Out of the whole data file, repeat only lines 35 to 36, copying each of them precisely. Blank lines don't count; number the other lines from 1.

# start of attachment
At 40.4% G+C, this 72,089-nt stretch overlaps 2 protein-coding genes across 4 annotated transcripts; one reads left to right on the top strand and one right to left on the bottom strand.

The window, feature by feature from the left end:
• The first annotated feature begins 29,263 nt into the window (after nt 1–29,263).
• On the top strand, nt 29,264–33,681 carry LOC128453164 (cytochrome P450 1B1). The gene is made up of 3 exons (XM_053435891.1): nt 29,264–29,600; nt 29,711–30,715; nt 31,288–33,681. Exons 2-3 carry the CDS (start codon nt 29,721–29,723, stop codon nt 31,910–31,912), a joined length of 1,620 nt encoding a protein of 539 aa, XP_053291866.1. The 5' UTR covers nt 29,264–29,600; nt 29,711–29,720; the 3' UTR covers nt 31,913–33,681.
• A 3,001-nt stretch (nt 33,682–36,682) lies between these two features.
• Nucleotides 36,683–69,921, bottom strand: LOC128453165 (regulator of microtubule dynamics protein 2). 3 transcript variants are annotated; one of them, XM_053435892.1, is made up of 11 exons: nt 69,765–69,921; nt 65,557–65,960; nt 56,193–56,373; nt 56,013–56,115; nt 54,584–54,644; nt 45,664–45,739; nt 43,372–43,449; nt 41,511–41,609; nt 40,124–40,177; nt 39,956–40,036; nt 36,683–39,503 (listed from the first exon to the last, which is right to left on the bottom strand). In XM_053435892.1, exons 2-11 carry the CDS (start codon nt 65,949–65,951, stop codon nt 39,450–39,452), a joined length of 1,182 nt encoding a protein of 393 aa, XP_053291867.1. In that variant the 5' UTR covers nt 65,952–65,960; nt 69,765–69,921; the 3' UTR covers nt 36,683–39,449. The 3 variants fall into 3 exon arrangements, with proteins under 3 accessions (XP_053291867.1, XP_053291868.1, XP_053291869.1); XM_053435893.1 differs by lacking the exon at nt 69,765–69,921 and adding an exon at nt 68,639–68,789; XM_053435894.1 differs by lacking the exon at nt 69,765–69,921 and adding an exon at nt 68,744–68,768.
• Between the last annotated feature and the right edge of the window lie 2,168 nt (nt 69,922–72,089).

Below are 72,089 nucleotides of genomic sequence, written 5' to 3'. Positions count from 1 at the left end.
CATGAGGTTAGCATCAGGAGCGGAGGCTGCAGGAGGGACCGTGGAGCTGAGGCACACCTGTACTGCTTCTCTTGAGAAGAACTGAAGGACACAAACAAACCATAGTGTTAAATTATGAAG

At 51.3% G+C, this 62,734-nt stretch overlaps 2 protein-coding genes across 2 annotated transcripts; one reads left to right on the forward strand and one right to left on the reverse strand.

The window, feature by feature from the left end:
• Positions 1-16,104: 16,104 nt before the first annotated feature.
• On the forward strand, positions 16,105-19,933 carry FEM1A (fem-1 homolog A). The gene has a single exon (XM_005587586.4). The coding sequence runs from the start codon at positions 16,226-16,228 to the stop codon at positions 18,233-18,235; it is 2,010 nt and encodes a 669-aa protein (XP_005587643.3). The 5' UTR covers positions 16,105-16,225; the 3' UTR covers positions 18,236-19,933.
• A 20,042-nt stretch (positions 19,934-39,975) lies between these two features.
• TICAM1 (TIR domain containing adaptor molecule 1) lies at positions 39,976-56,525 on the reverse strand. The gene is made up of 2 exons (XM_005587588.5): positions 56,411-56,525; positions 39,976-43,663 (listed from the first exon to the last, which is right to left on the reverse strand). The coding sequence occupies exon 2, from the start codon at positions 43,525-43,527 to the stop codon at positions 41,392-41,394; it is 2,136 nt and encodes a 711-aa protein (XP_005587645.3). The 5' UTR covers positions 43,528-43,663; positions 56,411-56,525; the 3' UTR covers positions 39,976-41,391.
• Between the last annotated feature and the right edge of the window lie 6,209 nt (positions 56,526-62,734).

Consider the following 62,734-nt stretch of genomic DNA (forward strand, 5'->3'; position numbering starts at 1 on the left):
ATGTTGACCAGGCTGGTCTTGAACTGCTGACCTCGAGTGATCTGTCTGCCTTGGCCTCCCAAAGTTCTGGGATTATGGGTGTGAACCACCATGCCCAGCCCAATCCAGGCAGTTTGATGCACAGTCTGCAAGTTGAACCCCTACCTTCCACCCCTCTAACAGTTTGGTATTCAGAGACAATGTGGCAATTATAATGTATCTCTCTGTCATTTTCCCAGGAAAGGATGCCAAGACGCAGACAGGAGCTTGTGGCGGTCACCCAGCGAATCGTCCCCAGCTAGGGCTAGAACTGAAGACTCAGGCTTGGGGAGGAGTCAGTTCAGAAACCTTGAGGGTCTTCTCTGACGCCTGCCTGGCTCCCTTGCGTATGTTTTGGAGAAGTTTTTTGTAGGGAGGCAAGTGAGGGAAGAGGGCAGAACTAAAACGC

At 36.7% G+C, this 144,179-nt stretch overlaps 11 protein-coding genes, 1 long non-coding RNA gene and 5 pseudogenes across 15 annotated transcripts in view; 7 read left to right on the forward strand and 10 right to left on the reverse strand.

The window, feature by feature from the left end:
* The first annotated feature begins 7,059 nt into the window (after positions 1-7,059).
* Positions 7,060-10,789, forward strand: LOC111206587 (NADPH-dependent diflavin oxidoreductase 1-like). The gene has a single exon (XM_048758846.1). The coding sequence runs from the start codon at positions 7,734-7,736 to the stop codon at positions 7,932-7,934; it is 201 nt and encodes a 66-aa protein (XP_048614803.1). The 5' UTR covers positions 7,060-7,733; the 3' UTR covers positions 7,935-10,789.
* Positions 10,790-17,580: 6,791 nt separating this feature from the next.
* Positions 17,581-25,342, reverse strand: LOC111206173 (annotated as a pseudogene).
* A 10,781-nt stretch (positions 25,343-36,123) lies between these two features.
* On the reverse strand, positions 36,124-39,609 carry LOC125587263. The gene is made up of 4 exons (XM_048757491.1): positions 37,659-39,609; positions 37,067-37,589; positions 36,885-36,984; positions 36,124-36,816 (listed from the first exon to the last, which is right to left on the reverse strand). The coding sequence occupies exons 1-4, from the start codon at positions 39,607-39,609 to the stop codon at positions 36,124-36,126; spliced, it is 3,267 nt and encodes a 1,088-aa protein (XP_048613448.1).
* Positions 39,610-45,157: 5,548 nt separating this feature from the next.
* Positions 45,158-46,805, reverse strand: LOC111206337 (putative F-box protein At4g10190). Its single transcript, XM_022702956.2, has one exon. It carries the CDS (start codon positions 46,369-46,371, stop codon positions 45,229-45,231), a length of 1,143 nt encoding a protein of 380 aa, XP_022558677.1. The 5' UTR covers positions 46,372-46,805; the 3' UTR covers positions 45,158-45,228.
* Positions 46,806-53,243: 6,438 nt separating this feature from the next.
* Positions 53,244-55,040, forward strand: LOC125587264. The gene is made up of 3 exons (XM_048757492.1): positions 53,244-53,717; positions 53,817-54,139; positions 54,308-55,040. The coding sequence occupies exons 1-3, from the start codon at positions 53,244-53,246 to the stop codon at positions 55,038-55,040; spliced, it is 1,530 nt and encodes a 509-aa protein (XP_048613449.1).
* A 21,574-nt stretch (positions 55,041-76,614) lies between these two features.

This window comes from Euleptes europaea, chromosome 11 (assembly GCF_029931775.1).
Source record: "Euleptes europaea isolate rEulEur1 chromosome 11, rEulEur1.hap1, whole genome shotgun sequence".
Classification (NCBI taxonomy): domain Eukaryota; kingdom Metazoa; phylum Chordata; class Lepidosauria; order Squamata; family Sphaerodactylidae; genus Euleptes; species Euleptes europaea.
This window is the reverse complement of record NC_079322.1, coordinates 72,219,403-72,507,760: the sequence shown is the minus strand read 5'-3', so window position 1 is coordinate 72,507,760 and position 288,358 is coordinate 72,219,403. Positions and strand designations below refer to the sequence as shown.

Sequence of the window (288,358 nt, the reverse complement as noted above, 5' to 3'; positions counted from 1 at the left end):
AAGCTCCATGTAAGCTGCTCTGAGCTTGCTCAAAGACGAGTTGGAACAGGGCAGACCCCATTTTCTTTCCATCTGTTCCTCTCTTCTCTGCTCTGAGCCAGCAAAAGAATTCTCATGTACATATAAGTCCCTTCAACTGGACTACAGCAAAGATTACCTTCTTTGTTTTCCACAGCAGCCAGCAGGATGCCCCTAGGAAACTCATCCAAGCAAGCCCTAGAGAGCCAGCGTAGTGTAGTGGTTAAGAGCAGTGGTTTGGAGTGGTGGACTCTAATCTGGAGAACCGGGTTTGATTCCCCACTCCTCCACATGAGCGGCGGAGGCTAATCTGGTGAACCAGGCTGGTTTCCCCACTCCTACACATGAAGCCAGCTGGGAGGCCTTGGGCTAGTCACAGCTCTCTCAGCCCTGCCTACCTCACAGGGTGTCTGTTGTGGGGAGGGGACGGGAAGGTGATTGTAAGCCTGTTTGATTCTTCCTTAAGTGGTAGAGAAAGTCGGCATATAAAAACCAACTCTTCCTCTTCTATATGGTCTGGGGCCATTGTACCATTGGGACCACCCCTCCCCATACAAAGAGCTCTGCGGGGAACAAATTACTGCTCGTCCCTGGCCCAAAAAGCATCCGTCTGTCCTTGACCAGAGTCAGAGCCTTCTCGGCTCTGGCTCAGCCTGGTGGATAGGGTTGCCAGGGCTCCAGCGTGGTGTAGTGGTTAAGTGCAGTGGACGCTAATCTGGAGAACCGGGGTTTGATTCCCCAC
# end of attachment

This window is the reverse complement of record NC_079322.1, coordinates 72,219,403-72,507,760: the sequence shown is the minus strand read 5'-3', so window position 1 is coordinate 72,507,760 and position 288,358 is coordinate 72,219,403. Positions and strand designations below refer to the sequence as shown.

Sequence of the window (288,358 nt, the reverse complement as noted above, 5' to 3'; positions counted from 1 at the left end):